Students’ learning goals may be structured to promote cooperative, competitive, or individualistic efforts. In every classroom, instructional activities are aimed at accomplishing goals and are conducted under a goal structure. A learning goal is a desired future state of demonstrating competence or mastery in the subject area being studied. The goal structure specifies the ways in which students will interact with each other and the teacher during the instructional session. Each goal structure has its place (Johnson Johnson, 1989, 1999). In the ideal classroom, all students would learn how to work cooperatively with others, compete for fun and enjoyment, and work autonomously on their own. The teacher decides which goal structure to implement within each lesson. The most important goal structure, and the one that should be used the majority of the time in learning situations, is cooperation
Will cooperative learning help students learn? Research has shown that students who work in cooperative groups do better on tests, especially with regard to reasoning and critical thinking skills than those that do not (Johnson and Johnson, 1989).
- "In extensive meta-analyses across hundreds of studies, cooperative arrangements were found superior to either competitive or individualistic structures on a variety of outcome measures, generally showing higher achievement, higher-level reasoning, more frequent generation of new ideas and solutions, and greater transfer of what is learned from one situation to another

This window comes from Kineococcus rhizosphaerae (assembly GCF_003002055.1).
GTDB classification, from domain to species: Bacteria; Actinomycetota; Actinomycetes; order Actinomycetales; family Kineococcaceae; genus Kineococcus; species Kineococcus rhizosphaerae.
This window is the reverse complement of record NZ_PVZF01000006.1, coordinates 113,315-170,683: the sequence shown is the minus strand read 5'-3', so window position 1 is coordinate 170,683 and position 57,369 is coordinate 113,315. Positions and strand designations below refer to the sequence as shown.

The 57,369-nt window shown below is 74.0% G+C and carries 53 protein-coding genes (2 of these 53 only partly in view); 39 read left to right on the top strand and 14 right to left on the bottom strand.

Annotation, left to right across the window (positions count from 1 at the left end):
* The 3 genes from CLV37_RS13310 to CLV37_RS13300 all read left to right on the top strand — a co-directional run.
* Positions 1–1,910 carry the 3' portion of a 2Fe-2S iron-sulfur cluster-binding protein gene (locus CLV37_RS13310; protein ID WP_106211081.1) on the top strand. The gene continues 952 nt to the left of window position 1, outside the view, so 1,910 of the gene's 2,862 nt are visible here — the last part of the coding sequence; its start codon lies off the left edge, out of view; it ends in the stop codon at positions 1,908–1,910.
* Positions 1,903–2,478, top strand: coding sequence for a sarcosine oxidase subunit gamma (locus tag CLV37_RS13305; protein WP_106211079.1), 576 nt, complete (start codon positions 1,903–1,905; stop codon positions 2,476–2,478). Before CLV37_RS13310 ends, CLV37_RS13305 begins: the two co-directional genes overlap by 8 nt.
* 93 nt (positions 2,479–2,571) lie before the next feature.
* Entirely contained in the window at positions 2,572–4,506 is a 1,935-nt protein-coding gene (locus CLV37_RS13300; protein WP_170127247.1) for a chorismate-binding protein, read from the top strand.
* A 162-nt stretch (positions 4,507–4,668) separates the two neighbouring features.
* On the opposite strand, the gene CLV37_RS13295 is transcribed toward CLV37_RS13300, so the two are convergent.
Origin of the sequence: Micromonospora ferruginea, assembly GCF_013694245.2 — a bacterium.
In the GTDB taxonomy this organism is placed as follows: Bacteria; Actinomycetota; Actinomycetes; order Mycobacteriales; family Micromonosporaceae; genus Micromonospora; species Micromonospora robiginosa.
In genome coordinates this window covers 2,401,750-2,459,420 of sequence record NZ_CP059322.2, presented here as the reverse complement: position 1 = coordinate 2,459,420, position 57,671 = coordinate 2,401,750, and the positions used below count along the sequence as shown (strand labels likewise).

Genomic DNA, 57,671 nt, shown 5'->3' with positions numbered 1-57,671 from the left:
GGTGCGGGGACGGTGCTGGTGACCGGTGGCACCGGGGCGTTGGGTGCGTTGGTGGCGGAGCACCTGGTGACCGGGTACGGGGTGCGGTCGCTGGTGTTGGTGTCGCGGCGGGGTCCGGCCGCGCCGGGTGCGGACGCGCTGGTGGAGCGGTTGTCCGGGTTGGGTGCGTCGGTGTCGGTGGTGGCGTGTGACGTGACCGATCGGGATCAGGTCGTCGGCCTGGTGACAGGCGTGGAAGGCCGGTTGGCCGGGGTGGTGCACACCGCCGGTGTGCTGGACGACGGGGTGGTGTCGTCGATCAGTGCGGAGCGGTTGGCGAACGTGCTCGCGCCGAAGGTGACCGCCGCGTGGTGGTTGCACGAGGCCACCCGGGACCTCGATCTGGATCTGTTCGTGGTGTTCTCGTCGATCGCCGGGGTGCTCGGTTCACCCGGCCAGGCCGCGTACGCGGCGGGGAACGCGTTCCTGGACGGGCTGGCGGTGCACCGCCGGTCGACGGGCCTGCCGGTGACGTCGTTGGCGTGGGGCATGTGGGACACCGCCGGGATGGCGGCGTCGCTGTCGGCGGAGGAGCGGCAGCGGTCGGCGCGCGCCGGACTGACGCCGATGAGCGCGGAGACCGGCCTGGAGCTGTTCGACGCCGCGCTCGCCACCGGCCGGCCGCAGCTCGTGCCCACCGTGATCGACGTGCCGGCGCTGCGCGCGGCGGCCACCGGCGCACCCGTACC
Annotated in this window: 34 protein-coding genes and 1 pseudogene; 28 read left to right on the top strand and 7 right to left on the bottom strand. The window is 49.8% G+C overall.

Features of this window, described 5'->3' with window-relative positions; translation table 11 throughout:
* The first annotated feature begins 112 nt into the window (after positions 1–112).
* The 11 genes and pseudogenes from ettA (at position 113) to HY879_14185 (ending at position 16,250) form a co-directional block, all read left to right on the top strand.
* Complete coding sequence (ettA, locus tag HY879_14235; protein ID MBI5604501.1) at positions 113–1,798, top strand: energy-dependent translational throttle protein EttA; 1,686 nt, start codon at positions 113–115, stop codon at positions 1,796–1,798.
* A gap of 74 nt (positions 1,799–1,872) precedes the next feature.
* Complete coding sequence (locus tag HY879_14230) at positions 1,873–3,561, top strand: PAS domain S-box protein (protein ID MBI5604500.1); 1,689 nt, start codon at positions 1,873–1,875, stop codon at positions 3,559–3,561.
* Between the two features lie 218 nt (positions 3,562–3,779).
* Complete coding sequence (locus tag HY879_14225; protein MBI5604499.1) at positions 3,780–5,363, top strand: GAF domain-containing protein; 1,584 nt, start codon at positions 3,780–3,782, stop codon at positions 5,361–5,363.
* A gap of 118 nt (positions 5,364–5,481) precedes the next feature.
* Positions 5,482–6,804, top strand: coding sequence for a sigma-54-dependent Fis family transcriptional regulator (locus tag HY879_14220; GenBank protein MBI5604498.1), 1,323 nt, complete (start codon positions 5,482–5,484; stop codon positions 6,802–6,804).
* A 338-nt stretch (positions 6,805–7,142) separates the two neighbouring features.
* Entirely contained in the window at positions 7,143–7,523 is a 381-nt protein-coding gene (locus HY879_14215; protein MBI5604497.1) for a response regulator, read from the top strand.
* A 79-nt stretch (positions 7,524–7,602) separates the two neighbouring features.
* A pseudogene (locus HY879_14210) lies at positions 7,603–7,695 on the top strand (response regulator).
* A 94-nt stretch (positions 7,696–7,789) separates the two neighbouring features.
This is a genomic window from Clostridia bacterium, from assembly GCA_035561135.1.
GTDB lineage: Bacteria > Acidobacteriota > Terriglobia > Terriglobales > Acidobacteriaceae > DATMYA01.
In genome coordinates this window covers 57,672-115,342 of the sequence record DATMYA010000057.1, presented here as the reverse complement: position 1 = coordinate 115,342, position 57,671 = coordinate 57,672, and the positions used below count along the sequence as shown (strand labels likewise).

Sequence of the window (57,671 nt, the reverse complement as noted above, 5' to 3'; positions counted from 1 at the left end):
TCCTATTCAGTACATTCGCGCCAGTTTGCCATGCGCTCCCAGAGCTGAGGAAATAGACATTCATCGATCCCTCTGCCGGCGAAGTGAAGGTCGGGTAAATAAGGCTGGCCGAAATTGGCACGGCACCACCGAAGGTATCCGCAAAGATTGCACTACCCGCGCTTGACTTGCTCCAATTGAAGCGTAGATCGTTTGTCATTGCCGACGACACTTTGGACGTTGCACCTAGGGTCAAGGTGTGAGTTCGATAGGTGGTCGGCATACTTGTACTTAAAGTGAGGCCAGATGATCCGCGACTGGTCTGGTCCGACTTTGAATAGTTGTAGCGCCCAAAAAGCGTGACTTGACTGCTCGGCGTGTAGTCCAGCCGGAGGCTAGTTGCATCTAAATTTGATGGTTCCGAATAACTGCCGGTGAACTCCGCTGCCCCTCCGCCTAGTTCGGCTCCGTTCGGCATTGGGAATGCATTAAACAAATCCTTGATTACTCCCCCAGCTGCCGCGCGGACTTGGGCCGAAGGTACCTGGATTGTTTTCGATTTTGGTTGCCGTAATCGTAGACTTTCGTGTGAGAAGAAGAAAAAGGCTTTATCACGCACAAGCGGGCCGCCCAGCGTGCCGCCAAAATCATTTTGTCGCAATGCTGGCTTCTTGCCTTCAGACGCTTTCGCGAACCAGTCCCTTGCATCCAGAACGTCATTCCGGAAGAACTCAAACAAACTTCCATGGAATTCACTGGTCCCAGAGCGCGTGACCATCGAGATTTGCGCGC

- In Slavin, 1991's review of 67 studies, 61% of the cooperative-learning classes achieved significantly higher test scores than the traditional classes. He notes that the difference between the more and less effective cooperative-learning classes was that the effective ones stressed group goals and individual accountability.
- Slavin (1996) further argues that "cooperative learning has its greatest effects on student learning when groups are recognized or rewarded based on the individual learning of their group members.
- Students in mixed groups tend to have a deeper understanding of the material and remember more than those in homogeneous groups (Wenzel, 2000).
- Williamson and Rowe, 2002 observed that students in cooperative-learning sections were more willing to ask the instructor questions (in class or through office visits) than those in traditionally taught sections.
- Develop Arabic language skills among students, especially the skill of conversation
|Country||The beneficiary and Organization||No. of participants|
|Cambodia||light of faith schools||42|
|China||Institute of Languages in Ningxia||40|
|Sri Lanka||World Cultural Center||53|
|Indonesia||The Islamic Call Society||25|
|Malaysia||Libyan school in Kuala Lumpur||37|
|China||Academy of knowledge in Lingo||16|
|Philippine||Human institution building and Mercy Center for Preaching and media||37|
|The number of beneficiaries||326|